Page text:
Creative Futures

Topology, Texturing and UV Mapping

Whilst Scott was constructing the rig for the boy, the next stage for production was unwrapping the UVs in order to create textures – another challenge that I had yet to tackle during my experience at university to date.

However, before textures could be created, the primary objective was to first create a clean topology layout for the boy’s head. As he had been sculpted in Z-Brush Core and the base of his body deleted once the clothing geometry had been created, his head was the main focus of concern. The head mesh contained a high poly count, which would have significantly slowed down both the importation and rendering processes in the later stages of production.

There was another significant reason for the reduction in topology for the head, and that was facial rigging. With such a dense mesh, it would be extremely difficult for Scott to produce any blend shapes for the character expression. Therefore, it was vital that I produced something with significantly less poly-count, and that the topology around the features such as eyes and mouth had a cohesive construction that could be manipulated in order to mimic the movement of facial muscles.

Before re-topologising with the use of the modelling kit, I began by using the Z-Brush re-mesh tool within the sculpting programme in order to significantly reduce the poly-count to a moderate number. The intention was that the hair mesh would be left untouched, whereas the face would undergo a full topology overhaul. Once that had been completed, I reimported the mesh into Maya to begin the process.

thumb_img_2040_1024(E.1 – Shown above, the process of retopology whilst following an online tutorial) 

Shown above in example one is a photograph that I had taken during the retopology stages within Maya, using one of the tools from the modelling toolkit to manually place each individual quad upon the surface of the mesh. The process was time-consuming, as expected with such a laborious task. However, following the tutorial (featured here) was very beneficial as it provided me with the knowledge to place quads in particular patterns in order for the mesh to be manipulated into expressions during the blend shape creation.

Once the head was completed, it was passed along to Scott so that the focus could then be directed towards creating UV maps for the entire boy model, in order to paint textures. Again, this is a process that was entirely new to me, and as such, I had to enquire with my team members in order to investigate the most efficient way to carry out such a task. Katie directed me towards an easy to follow tutorial that proved to be the most efficient way to improve my comprehension of the technical approach.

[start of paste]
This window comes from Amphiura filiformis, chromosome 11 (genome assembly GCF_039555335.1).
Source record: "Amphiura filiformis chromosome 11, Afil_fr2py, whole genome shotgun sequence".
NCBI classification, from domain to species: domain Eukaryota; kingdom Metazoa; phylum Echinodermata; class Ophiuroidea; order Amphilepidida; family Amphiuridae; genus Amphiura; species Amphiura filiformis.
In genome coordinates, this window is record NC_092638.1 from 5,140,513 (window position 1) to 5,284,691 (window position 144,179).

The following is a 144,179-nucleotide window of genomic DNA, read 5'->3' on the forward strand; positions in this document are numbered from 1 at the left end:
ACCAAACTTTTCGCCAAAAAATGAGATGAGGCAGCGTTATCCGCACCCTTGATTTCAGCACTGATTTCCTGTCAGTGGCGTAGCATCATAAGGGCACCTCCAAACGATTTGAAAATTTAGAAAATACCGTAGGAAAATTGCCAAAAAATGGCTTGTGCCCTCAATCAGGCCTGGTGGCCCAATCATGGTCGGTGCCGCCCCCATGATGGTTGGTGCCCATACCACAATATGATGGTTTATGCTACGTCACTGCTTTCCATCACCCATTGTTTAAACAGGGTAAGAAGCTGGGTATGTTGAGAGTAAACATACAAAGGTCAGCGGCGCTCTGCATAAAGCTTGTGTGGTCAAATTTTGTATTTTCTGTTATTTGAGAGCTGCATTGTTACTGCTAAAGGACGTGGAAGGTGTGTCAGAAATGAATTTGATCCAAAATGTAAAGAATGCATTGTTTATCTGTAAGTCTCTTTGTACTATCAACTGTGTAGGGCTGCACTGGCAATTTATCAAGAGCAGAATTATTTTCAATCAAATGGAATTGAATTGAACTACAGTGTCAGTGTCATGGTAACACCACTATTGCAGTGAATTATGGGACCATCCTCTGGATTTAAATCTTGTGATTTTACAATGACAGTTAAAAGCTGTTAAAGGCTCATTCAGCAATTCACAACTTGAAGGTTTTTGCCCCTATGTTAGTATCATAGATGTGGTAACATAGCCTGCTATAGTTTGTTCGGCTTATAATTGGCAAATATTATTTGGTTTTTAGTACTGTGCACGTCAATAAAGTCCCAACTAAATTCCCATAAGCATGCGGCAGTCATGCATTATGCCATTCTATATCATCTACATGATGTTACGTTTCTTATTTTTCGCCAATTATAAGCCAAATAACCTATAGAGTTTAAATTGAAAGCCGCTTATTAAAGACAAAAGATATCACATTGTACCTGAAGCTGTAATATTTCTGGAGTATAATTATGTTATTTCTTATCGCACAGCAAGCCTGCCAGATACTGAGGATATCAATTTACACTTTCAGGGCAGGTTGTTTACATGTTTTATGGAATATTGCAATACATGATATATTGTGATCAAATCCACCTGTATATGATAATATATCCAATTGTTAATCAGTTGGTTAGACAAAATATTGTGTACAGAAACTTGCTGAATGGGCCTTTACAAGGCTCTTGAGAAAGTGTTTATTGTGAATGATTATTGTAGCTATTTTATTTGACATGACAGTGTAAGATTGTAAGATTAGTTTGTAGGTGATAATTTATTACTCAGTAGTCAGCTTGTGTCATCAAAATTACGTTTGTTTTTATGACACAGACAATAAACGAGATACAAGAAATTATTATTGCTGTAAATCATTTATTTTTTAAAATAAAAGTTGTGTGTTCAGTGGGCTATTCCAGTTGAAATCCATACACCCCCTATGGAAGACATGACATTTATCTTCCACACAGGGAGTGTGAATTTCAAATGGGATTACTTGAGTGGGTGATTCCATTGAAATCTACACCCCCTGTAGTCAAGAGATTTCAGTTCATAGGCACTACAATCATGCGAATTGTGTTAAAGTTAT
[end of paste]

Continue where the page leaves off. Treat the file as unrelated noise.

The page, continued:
I began with the clothing, as the basic shape of the material was the kindest way to ease into the task. Once I gained familiarity with the process, my speed increased and the mapping was occurring within an efficient time frame. During my experience, I found that the socks and the head provided the most challenges due to the folds of the material, and the volume of the boy’s hair – through trial and error, I was able to use the layout and stitching features to eventually create a clean and cohesive UV map. The issue of seams did occur during the process, especially on areas of the mesh that were not clothing such as the head and hands, but through logical exploration,  I was able to locate areas on the mesh that would conceal the seam quite proficiently.

(E.2 – Shown above, the UV completed maps for the boy model) 

Once the mapping was completed, the next stage was painting the textures for the boy. The process was a mixture of hand painted with some texture manipulation for the garments of clothing, to create an impression of differentiating materials. The skin and hair textures were entirely hand painted, with intricate details such as a rose tint to the cheeks and nose, and the freckles on the boy’s face.

(E.3 – Shown above, the material textures that were gathered to be used as overlays. References included below)

When placed together in a grid style layout, the earthy colour scheme really becomes apparent – true to the conceptual designs that were created for the boy. The textures that were sourced from online were edited in such a way that they would suggest subtle detail to the clothing material, without looking out of place when combined with the purely painted textures of the skin and hair.

(E.4 – Shown above, the painted textures that feature on the boy model) 

Included below is a turnaround of the boy model with the textures applied to the mesh. I am delighted with the finished result and feel that the outcome has retained the true aesthetic appeal that was evident in the two-dimensional drawing. My technical intellect has increased significantly during this stage of the process, as I now have the knowledge to unwrap a model from scratch manually – without the assistance of a plug-in or additional feature. I was able to incorporate my existing skills with photoshop in order to paint the textures by hand, with the additional option of using sourced images to give the clothing a textured appearance. The team and I are very pleased with the outcome of the model, and are looking forward to seeing how he will appear in the final renders once he has been rigged and animated.


(E.5 – Shown above, a turnaround for the boy featuring the textures) 


96-2446-83563_z. (n.d.). [image] Available at: [Accessed 15 Dec. 2015].

easttextilesClassic. (n.d.). [image] Available at: [Accessed 15 Dec. 2016].

HAB-2. (n.d.). [image] Available at: [Accessed 15 Dec. 2016].

kntiq1. (n.d.). [image] Available at: [Accessed 15 Dec. 2016].

rubber_texture1320. (n.d.). [image] Available at: [Accessed 15 Dec. 2016].


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